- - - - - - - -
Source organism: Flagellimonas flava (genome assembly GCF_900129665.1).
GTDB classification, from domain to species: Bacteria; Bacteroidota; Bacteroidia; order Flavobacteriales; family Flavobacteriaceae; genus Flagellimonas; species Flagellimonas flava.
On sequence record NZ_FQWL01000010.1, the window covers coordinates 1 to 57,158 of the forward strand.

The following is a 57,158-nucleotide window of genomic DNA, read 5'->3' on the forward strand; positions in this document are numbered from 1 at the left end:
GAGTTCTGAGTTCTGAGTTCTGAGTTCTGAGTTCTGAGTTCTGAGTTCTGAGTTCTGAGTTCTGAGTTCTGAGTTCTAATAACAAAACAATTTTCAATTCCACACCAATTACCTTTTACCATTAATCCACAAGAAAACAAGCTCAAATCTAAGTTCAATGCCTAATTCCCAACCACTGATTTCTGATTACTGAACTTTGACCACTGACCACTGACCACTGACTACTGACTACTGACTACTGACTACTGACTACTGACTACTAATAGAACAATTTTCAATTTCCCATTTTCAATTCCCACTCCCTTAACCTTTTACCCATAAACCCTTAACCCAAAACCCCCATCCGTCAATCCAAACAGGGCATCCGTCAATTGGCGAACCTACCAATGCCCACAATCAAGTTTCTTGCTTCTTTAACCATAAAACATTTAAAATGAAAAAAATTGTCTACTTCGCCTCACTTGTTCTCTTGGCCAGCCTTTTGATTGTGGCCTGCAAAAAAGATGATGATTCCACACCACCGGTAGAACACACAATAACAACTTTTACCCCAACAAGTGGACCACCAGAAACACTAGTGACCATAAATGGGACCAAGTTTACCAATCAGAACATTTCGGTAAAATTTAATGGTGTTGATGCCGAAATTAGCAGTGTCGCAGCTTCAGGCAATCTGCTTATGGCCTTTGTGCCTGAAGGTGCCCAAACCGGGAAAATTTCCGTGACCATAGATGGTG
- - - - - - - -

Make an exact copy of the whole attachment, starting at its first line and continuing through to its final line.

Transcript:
Source organism: Flagellimonas flava (genome assembly GCF_900129665.1).
GTDB classification, from domain to species: Bacteria; Bacteroidota; Bacteroidia; order Flavobacteriales; family Flavobacteriaceae; genus Flagellimonas; species Flagellimonas flava.
On sequence record NZ_FQWL01000010.1, the window covers coordinates 1 to 57,158 of the forward strand.

The following is a 57,158-nucleotide window of genomic DNA, read 5'->3' on the forward strand; positions in this document are numbered from 1 at the left end:
GAGTTCTGAGTTCTGAGTTCTGAGTTCTGAGTTCTGAGTTCTGAGTTCTGAGTTCTGAGTTCTGAGTTCTGAGTTCTAATAACAAAACAATTTTCAATTCCACACCAATTACCTTTTACCATTAATCCACAAGAAAACAAGCTCAAATCTAAGTTCAATGCCTAATTCCCAACCACTGATTTCTGATTACTGAACTTTGACCACTGACCACTGACCACTGACTACTGACTACTGACTACTGACTACTGACTACTGACTACTAATAGAACAATTTTCAATTTCCCATTTTCAATTCCCACTCCCTTAACCTTTTACCCATAAACCCTTAACCCAAAACCCCCATCCGTCAATCCAAACAGGGCATCCGTCAATTGGCGAACCTACCAATGCCCACAATCAAGTTTCTTGCTTCTTTAACCATAAAACATTTAAAATGAAAAAAATTGTCTACTTCGCCTCACTTGTTCTCTTGGCCAGCCTTTTGATTGTGGCCTGCAAAAAAGATGATGATTCCACACCACCGGTAGAACACACAATAACAACTTTTACCCCAACAAGTGGACCACCAGAAACACTAGTGACCATAAATGGGACCAAGTTTACCAATCAGAACATTTCGGTAAAATTTAATGGTGTTGATGCCGAAATTAGCAGTGTCGCAGCTTCAGGCAATCTGCTTATGGCCTTTGTGCCTGAAGGTGCCCAAACCGGGAAAATTTCCGTGACCATAGATGGTG